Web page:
Project Vote Smart Keeps Focus on Political Issues Oregon Group's Toll-Free Number Was in Great Demand during the Presidential Campaign. Project Now Offers `Voter Research Hotline.'

By Brad Knickerbocker, writer of The Christian Science Monitor | The Christian Science Monitor, January 2, 1993 | Go to article overview

Project Vote Smart Keeps Focus on Political Issues Oregon Group's Toll-Free Number Was in Great Demand during the Presidential Campaign. Project Now Offers `Voter Research Hotline.'


Brad Knickerbocker, writer of The Christian Science Monitor, The Christian Science Monitor


ONE of the clearest messages of the 1992 campaign was that voters are strongly interested in issues and in seeing that politicians keep their promises. With Jan. 20's inauguration of a new president - who will work with a Congress that has an unusual number of new members - that remains just as true after the election.

This is the working premise of "Project Vote Smart," run by the nonpartisan Center for National Independence in Politics. Based in Corvallis, Ore., the project provided candidate information to nearly 2 million voters, news reporters, and public-school pupils during the presidential campaign. Much of that came through the project's toll-free "voter research hotline" operated out of spare basement offices at Oregon State University.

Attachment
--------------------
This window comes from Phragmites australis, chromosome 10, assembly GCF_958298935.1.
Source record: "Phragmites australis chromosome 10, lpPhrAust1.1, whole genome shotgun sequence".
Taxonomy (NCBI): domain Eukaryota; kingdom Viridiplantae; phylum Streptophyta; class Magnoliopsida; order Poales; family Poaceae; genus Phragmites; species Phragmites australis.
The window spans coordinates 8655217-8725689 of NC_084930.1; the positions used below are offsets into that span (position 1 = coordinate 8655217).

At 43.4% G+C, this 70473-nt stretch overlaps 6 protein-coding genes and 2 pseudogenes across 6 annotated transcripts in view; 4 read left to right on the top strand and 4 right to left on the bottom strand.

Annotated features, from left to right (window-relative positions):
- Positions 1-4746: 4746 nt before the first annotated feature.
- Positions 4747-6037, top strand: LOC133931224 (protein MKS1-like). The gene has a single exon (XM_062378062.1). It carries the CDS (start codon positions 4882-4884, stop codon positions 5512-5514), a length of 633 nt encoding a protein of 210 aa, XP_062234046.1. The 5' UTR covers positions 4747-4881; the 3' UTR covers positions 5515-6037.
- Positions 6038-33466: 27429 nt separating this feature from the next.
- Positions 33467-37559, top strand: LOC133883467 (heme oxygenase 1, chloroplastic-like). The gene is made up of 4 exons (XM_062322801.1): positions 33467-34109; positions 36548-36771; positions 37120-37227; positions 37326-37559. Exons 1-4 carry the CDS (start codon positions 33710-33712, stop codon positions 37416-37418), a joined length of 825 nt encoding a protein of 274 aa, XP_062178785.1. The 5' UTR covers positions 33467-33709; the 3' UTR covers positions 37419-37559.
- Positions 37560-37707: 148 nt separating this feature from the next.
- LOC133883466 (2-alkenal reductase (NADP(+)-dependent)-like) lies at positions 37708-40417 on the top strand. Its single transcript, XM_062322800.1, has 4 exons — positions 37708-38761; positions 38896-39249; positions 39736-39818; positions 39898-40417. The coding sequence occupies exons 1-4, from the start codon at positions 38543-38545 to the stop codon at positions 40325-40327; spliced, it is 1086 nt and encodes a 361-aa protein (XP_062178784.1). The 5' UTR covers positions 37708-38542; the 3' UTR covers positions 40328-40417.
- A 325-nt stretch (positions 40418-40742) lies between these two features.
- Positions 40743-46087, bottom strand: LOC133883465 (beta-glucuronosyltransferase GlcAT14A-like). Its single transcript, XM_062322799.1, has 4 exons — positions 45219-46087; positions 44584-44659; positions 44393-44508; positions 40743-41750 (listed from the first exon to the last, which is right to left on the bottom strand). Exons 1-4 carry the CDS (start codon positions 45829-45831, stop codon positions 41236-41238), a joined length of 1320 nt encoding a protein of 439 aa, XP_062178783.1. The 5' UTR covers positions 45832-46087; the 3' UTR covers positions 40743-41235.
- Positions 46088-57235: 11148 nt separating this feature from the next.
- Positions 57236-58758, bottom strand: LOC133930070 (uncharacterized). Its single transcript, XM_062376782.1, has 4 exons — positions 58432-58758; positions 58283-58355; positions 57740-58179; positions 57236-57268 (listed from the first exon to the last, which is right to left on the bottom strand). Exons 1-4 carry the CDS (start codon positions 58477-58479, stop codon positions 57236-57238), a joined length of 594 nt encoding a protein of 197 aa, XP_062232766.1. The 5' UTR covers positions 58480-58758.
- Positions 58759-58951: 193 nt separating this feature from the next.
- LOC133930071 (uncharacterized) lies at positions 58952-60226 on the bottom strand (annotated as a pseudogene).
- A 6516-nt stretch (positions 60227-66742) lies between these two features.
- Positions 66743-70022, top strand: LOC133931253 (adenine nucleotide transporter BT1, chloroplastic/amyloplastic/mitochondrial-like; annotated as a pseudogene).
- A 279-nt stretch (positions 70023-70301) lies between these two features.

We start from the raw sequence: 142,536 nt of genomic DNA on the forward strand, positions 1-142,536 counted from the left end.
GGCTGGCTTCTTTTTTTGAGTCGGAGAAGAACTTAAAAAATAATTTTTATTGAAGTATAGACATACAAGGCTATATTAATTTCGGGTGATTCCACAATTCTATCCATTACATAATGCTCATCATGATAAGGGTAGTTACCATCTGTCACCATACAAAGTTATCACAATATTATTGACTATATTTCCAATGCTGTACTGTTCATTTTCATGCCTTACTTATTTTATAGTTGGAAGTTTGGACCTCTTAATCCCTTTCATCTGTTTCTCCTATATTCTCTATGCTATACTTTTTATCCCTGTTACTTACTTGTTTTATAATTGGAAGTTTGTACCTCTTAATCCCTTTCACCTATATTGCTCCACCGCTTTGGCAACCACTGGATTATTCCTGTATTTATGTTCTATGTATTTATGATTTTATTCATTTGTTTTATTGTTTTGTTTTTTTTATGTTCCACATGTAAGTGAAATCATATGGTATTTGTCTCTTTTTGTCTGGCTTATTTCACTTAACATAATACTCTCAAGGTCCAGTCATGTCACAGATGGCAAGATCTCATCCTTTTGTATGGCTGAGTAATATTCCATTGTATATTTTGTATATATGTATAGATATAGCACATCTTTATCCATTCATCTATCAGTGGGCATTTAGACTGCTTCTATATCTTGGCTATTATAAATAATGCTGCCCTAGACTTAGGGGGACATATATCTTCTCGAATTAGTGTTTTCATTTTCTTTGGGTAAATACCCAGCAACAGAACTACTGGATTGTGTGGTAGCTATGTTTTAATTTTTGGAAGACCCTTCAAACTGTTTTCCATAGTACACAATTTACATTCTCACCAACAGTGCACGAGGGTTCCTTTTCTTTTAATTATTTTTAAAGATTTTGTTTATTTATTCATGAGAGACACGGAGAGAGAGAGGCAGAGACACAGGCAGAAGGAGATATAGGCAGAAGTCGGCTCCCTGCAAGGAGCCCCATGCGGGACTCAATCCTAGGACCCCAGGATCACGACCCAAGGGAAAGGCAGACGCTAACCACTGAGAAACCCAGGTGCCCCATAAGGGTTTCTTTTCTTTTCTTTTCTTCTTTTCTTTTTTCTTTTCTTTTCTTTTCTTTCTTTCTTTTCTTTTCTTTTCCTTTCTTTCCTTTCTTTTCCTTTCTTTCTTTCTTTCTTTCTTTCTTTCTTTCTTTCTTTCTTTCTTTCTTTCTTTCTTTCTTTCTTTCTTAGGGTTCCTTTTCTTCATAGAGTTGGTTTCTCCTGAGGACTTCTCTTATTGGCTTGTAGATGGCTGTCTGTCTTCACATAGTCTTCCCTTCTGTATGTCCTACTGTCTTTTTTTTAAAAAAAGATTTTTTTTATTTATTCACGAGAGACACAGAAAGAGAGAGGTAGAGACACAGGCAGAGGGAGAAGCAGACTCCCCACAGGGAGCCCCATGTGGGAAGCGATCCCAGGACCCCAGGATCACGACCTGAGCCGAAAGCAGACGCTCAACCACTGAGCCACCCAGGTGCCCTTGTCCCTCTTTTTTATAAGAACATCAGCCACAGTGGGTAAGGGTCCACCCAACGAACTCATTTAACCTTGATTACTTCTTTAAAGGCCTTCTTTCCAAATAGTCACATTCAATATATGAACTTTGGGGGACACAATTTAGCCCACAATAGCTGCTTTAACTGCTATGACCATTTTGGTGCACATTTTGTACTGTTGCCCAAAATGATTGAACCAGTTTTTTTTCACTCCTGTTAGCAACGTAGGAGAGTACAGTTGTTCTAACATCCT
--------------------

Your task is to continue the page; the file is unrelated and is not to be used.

Building on that success, the organization is now offering free, continually updated information on individual voting records, the fate of key bills as they pass through the legislative process, and campaign financing. The project is also preparing for the 1994 elections.

"Tons of people are calling wanting to know if we're still open," said Adelaide Elm, the hotline's director. "We're getting about 50 calls a day - and that's with no publicity at all."

Those who follow United States politics favor such efforts at continuing voter education. "They have clearly tapped into a vein of public desire for more information on who the candidates are and what they stand for," says Ellen Miller, executive director of the Washington, D.C.-based Center for Responsive Politics. Political reporter David Broder says "{the project is} out to improve the workings of our democracy."

As Richard Kimball, director of the Center for National Independence in Politics, sees it, this amounts to nothing more than the bosses keeping an eye on the hired help. "In doing this, we hope to help create a citizen-controlled system that allows each of us to evaluate the candidates based on our own unique concerns, and then track their performances once we have hired them for the job," says Mr. …

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